9 Volunteer Fire Fighters and 1 Off-Duty Career Fire Captain Killed by an Ammonium Nitrate Explosion at a Fertilizer Plant Fire – Texas
Death in the Line of Duty…A summary of a NIOSH fire fighter fatality investigation
F2013-11 Date Released: November 12, 2014
Revised on January 20, 2015 to address comments from the Institute of Makers of Explosives to remove potentially confusing references to “incipient” fires and to add reference to IME’s ammonium nitrate best practice guidelines.
On April 17, 2013, ten emergency first responders (ranging in age from 26 to 52 and all male) were killed when a burning fertilizer plant containing an estimated 40 to 60 tons of ammonium nitrate exploded just outside the city limits. The explosion occurred less than 20 minutes after the emergency responders arrived on-scene. The victims included 5 volunteer fire fighters with the city’s volunteer fire department, and 4 volunteer fire fighters from 3 neighboring volunteer fire departments who were attending an emergency medical services (EMS) class in the city. One off-duty career fire captain and two civilians who responded to offer assistance to the volunteer fire department were also killed by the explosion. The victims were among a number of first responders engaged in fire suppression and support activities and were in close proximity to the burning structure when the explosion occurred. Five other volunteer fire fighters with the city’s fire department were injured. The two civilians were providing non-suppression support to the fire department when they were killed by the blast. Three civilians living nearby also died as the result of the blast.
- Non-recognition of the hazards associated with ammonium nitrate
- Limited pre-incident planning of commercial facility
- Fire quickly spread to an un-controllable size
- Approximately 40-60 tons of solid ammonium nitrate unexpectedly detonated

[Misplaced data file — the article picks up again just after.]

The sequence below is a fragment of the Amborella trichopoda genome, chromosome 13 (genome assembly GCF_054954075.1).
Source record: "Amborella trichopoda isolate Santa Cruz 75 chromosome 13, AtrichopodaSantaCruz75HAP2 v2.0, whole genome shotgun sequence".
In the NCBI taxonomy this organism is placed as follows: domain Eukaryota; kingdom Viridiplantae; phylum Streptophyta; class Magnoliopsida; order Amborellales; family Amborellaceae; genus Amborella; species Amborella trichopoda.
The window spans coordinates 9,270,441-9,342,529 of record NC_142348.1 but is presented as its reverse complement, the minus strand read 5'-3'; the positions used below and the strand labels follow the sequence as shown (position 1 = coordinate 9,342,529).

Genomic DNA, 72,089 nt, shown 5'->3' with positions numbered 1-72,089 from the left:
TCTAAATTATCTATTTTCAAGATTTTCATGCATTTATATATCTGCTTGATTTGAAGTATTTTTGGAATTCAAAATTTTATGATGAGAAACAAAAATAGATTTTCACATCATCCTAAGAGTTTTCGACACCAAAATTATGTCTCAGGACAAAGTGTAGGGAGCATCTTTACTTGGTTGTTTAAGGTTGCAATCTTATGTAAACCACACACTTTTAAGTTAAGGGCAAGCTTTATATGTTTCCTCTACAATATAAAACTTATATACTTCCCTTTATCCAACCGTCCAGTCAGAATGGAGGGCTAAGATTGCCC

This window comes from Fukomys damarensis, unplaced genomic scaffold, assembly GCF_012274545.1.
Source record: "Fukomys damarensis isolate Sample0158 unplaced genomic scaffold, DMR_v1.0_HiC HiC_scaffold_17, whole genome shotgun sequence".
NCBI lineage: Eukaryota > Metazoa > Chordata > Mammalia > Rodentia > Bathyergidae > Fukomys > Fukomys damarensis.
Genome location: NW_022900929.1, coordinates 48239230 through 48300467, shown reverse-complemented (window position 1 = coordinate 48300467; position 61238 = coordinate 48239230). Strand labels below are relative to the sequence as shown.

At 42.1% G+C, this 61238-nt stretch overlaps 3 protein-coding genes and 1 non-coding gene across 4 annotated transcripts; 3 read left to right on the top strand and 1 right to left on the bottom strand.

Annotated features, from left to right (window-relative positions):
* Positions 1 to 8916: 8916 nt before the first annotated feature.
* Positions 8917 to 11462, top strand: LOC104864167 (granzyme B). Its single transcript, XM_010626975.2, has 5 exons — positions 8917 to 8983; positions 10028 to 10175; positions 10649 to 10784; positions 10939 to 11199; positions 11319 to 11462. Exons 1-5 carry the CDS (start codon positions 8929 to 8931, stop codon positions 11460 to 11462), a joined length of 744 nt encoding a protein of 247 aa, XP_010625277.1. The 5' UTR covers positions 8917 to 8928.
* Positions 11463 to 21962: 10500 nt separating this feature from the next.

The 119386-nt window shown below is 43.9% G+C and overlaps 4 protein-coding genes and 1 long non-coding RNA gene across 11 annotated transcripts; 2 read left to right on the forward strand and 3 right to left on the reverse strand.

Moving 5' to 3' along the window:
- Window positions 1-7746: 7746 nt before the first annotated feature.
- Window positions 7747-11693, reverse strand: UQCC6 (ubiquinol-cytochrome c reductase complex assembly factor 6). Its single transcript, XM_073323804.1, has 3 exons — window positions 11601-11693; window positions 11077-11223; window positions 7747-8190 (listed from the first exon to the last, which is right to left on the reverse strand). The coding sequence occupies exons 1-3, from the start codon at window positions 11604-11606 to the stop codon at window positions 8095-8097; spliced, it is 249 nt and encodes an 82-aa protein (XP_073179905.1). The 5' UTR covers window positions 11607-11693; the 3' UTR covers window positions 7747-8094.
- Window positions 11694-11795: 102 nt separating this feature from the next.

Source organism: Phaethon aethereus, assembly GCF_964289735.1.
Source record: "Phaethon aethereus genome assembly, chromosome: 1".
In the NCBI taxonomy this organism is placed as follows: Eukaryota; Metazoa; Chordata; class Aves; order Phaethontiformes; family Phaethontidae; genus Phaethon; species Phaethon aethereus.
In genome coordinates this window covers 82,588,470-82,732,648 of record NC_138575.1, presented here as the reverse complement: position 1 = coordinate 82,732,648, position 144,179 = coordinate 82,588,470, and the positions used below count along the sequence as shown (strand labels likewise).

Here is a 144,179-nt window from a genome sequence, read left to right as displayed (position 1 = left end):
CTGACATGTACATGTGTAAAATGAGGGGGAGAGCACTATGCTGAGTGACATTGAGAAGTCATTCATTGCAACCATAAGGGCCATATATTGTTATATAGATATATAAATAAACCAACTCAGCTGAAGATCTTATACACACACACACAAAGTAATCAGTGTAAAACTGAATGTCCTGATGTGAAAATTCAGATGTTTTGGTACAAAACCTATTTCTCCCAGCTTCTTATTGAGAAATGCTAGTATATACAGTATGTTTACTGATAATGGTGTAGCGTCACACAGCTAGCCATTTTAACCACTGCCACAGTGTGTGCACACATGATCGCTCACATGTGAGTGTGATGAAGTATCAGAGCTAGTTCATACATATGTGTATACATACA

- Responders working within blast radius at time of explosion
- Large non-sprinklered, wood construction, commercial structure.
- Fire departments should conduct pre-incident planning inspections of buildings within their jurisdiction to facilitate development of safe fireground strategies and tactics, especially for high hazard / high risk structures and occupancies
- Fire departments should have a written risk management plan, use risk management principles at all structure fires and especially at incidents involving high risk hazards
- Fire departments should develop, implement and enforce a written Incident Management System to be followed at all emergency incident operations
- Fire departments should ensure that fire fighters wear a full array of turnout clothing and personal protective equipment appropriate for the assigned tasks
- Fire departments should ensure that fire fighters are trained to standards that meet or exceed NFPA 1001 Standard for Fire Fighter Professional Qualifications.
Additionally, governing agencies (federal, state, regional, and local municipalities) should:
- Consider requiring automatic sprinkler systems, performing regular fire inspections, and other types of active fire prevention methods in industrial facilities, especially those with high risk / high hazard inventory
- Consider following the most current safe handling procedures for ammonium nitrate fertilizer storage and handling.
The National Institute for Occupational Safety and Health (NIOSH), an institute within the Centers for Disease Control and Prevention (CDC), is the federal agency responsible for conducting research and making recommendations for the prevention of work-related injury and illness. In 1998, Congress appropriated funds to NIOSH to conduct a fire fighter initiative that resulted in the NIOSH Fire Fighter Fatality Investigation and Prevention Program which examines line-of-duty-deaths or on duty deaths of fire fighters to assist fire departments, fire fighters, the fire service and others to prevent similar fire fighter deaths in the future. The agency does not enforce compliance with State or Federal occupational safety and health standards and does not determine fault or assign blame. Participation of fire departments and individuals in NIOSH investigations is voluntary. Under its program, NIOSH investigators interview persons with knowledge of the incident who agree to be interviewed and review available records to develop a description of the conditions and circumstances leading to the death(s). Interviewees are not asked to sign sworn statements and interviews are not recorded. The agency’s reports do not name the victim, the fire department or those interviewed. The NIOSH report’s summary of the conditions and circumstances surrounding the fatality is intended to provide context to the agency’s recommendations and is not intended to be definitive for purposes of determining any claim or benefit.